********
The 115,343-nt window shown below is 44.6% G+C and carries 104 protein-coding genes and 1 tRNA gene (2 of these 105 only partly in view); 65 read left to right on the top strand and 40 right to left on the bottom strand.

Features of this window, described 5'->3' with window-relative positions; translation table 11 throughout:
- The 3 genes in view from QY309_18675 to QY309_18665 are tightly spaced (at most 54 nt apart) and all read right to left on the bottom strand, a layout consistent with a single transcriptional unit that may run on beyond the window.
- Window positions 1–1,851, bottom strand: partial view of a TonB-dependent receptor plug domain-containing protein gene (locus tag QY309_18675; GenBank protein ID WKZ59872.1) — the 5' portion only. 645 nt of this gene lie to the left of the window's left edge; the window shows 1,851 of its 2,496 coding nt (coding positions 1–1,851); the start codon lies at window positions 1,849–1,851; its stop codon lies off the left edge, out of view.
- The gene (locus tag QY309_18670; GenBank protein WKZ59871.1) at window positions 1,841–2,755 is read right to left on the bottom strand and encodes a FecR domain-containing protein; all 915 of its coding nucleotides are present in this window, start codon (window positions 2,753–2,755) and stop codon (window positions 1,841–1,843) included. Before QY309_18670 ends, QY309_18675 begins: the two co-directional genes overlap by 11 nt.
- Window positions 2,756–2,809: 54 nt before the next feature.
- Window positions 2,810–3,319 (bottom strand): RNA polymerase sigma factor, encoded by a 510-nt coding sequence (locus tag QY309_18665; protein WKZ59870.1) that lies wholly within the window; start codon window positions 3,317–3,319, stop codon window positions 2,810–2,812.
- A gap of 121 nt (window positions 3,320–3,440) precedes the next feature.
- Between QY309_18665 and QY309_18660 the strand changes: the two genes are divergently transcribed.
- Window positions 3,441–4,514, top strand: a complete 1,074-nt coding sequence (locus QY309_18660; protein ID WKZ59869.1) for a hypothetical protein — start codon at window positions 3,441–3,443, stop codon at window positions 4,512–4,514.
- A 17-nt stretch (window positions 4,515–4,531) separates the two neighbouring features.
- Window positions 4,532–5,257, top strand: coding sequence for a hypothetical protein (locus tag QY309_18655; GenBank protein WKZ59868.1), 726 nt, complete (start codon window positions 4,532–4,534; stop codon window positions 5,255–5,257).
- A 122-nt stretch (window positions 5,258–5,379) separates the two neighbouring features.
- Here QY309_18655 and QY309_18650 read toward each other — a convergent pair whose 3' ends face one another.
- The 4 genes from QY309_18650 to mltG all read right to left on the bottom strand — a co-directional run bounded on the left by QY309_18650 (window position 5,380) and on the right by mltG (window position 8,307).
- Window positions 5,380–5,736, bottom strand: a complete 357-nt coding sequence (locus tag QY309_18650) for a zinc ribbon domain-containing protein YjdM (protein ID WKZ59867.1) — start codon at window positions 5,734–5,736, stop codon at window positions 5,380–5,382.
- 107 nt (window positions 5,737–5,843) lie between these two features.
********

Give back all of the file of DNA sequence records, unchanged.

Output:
The 115,343-nt window shown below is 44.6% G+C and carries 104 protein-coding genes and 1 tRNA gene (2 of these 105 only partly in view); 65 read left to right on the top strand and 40 right to left on the bottom strand.

Features of this window, described 5'->3' with window-relative positions; translation table 11 throughout:
- The 3 genes in view from QY309_18675 to QY309_18665 are tightly spaced (at most 54 nt apart) and all read right to left on the bottom strand, a layout consistent with a single transcriptional unit that may run on beyond the window.
- Window positions 1–1,851, bottom strand: partial view of a TonB-dependent receptor plug domain-containing protein gene (locus tag QY309_18675; GenBank protein ID WKZ59872.1) — the 5' portion only. 645 nt of this gene lie to the left of the window's left edge; the window shows 1,851 of its 2,496 coding nt (coding positions 1–1,851); the start codon lies at window positions 1,849–1,851; its stop codon lies off the left edge, out of view.
- The gene (locus tag QY309_18670; GenBank protein WKZ59871.1) at window positions 1,841–2,755 is read right to left on the bottom strand and encodes a FecR domain-containing protein; all 915 of its coding nucleotides are present in this window, start codon (window positions 2,753–2,755) and stop codon (window positions 1,841–1,843) included. Before QY309_18670 ends, QY309_18675 begins: the two co-directional genes overlap by 11 nt.
- Window positions 2,756–2,809: 54 nt before the next feature.
- Window positions 2,810–3,319 (bottom strand): RNA polymerase sigma factor, encoded by a 510-nt coding sequence (locus tag QY309_18665; protein WKZ59870.1) that lies wholly within the window; start codon window positions 3,317–3,319, stop codon window positions 2,810–2,812.
- A gap of 121 nt (window positions 3,320–3,440) precedes the next feature.
- Between QY309_18665 and QY309_18660 the strand changes: the two genes are divergently transcribed.
- Window positions 3,441–4,514, top strand: a complete 1,074-nt coding sequence (locus QY309_18660; protein ID WKZ59869.1) for a hypothetical protein — start codon at window positions 3,441–3,443, stop codon at window positions 4,512–4,514.
- A 17-nt stretch (window positions 4,515–4,531) separates the two neighbouring features.
- Window positions 4,532–5,257, top strand: coding sequence for a hypothetical protein (locus tag QY309_18655; GenBank protein WKZ59868.1), 726 nt, complete (start codon window positions 4,532–4,534; stop codon window positions 5,255–5,257).
- A 122-nt stretch (window positions 5,258–5,379) separates the two neighbouring features.
- Here QY309_18655 and QY309_18650 read toward each other — a convergent pair whose 3' ends face one another.
- The 4 genes from QY309_18650 to mltG all read right to left on the bottom strand — a co-directional run bounded on the left by QY309_18650 (window position 5,380) and on the right by mltG (window position 8,307).
- Window positions 5,380–5,736, bottom strand: a complete 357-nt coding sequence (locus tag QY309_18650) for a zinc ribbon domain-containing protein YjdM (protein ID WKZ59867.1) — start codon at window positions 5,734–5,736, stop codon at window positions 5,380–5,382.
- 107 nt (window positions 5,737–5,843) lie between these two features.